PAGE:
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Anonymous July 7, 2014 at 12:04 pm

A 45 minute drive followed by a 90 minute hike across the moorland on the pennine way to Holme moss. A 3.5 hour wait for 3 minutes of action. Then the 90 minute hike and drive back with thousands of others in a rain storm. Was it worth it? ….

Ee by gum, Yeah!

The atmosphere was brilliant, especially for the kids being cheered up the hill.

Long live INRNG’s previews and reports! A cap for me young sir.

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Merino July 7, 2014 at 12:06 pm

Thats me, sorry

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Jason July 7, 2014 at 9:04 am

Nice Chris Froome video… How long did he take??

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The Inner Ring July 7, 2014 at 9:06 am

55 minutes says the press release but it’s a PR exercise, not a time trial ;-)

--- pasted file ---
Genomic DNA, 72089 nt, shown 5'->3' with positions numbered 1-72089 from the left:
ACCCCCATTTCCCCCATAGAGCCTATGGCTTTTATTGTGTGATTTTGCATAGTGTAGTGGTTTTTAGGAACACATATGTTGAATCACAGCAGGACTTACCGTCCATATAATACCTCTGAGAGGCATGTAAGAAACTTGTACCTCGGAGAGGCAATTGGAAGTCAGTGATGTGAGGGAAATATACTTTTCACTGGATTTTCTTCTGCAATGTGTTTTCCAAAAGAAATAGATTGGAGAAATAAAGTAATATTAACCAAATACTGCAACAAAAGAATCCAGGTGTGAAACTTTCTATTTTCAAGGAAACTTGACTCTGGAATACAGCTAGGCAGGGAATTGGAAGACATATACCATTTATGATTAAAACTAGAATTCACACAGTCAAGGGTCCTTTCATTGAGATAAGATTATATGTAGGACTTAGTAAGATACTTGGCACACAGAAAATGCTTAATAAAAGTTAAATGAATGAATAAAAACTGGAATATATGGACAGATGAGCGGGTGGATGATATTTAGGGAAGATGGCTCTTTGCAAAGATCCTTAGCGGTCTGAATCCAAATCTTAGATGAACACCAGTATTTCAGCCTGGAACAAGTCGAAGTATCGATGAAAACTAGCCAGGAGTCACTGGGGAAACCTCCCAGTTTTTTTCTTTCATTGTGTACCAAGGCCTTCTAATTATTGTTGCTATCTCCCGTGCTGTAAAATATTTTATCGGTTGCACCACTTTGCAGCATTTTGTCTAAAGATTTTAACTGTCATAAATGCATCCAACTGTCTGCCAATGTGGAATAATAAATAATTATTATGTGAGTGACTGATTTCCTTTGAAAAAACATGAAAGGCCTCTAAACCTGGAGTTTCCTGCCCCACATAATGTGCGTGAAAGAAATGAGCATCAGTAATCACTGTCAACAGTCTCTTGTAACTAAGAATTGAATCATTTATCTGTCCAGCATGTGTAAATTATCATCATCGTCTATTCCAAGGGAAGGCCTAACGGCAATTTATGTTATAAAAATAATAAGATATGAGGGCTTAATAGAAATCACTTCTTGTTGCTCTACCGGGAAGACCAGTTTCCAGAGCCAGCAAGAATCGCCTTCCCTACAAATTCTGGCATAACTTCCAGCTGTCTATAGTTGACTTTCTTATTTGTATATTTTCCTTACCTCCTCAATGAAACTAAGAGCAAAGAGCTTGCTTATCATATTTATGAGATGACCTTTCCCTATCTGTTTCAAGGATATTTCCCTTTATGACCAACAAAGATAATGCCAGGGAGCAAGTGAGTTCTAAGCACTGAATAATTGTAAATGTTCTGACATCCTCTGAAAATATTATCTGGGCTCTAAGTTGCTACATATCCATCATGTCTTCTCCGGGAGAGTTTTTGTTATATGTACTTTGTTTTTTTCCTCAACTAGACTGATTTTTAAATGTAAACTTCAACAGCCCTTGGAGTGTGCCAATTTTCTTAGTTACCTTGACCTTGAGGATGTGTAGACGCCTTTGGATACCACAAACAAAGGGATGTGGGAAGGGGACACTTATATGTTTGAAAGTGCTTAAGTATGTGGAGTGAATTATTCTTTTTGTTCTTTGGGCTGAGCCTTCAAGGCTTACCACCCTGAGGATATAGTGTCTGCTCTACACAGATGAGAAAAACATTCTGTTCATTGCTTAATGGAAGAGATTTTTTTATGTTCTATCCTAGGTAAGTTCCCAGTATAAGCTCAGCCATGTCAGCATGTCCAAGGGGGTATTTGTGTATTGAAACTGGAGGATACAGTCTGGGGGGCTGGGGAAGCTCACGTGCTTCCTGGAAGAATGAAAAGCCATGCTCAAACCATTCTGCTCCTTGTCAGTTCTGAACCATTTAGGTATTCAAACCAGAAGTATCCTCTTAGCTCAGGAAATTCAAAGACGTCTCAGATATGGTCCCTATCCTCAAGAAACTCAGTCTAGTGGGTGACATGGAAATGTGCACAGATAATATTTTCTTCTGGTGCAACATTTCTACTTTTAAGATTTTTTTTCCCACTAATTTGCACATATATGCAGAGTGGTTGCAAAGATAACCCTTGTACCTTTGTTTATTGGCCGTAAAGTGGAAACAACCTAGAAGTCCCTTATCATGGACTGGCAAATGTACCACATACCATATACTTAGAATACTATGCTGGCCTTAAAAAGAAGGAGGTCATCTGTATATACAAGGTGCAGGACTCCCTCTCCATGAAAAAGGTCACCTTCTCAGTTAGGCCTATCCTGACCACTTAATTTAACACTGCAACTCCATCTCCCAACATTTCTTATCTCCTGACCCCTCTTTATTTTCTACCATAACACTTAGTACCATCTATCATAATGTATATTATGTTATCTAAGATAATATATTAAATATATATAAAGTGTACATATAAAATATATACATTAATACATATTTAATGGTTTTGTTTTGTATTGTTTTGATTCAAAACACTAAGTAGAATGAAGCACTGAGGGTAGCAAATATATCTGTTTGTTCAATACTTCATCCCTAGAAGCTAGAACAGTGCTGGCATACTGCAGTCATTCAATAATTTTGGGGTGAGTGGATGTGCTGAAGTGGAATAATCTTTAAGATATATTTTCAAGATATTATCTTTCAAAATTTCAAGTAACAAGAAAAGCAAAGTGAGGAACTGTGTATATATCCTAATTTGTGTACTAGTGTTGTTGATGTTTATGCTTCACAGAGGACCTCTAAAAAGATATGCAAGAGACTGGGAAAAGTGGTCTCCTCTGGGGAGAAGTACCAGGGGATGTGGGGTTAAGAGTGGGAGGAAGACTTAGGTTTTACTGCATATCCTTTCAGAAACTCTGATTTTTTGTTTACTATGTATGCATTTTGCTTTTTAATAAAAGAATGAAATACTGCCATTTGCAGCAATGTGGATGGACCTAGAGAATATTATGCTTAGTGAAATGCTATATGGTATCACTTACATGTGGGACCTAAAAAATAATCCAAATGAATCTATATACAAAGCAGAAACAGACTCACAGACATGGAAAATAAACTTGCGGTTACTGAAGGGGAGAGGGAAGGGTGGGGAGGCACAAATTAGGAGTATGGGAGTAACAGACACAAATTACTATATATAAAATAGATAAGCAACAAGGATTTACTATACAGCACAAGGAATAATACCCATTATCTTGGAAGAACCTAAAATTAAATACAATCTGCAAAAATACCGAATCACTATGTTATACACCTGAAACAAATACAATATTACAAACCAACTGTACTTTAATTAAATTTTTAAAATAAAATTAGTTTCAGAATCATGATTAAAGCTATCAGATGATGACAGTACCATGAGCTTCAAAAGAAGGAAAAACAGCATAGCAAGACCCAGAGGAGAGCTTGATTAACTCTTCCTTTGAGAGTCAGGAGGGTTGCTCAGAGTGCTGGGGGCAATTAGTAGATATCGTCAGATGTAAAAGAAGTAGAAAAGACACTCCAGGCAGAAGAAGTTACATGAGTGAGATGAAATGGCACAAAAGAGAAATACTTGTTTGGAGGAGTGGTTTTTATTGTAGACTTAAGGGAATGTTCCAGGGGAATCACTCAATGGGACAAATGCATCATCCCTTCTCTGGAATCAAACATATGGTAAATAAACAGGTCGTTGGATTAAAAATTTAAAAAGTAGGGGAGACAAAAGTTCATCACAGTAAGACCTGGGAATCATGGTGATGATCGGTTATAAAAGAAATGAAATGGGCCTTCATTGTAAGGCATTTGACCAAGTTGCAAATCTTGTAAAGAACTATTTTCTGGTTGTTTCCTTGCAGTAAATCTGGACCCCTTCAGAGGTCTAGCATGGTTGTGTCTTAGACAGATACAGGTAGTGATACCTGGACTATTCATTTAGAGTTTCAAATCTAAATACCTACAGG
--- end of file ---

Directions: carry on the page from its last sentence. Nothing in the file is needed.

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Anonymous July 7, 2014 at 9:06 am

Amazing how many times Sagz and Nibz have contested the end of tough stages together – that one when they were together at liquigas and Sagan ‘accidentally’ won (I can’t remember which race), Tirreno last year, Oman (?) this year with the Sagan curb bunny hop, and now yesterday. And I’m sure some others. Both have obvious individual qualities but on certain days they are inseparable.

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denominator July 7, 2014 at 11:52 am

Probably your mean the 6. stage of Vuelta 2011, after a quick descent together with Lastras, who threatened to go past Nibali and win. Things like this were probably a part of yesterday’s Sagan’s remark, that he owed Nibbles something from the past.

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Bundle July 7, 2014 at 12:48 pm

I wouldn’t be surprised if these two plucky and skilful pilots were up to something on the muddy cobbles. Sagan wants yellow, green and a stage, and Nibali could do with a couple of minutes on Froome and Contador. They could could be of some avail to one another on Wednesday.

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AK July 7, 2014 at 1:16 pm

I doubt the two of them are strong enough to shake off the real cobble-eaters. 4 out of 5 riders that finished in front of Sagan in P-R are riding the tour as well. So that stage win for Sagan will not be easy.

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Bundle July 7, 2014 at 1:21 pm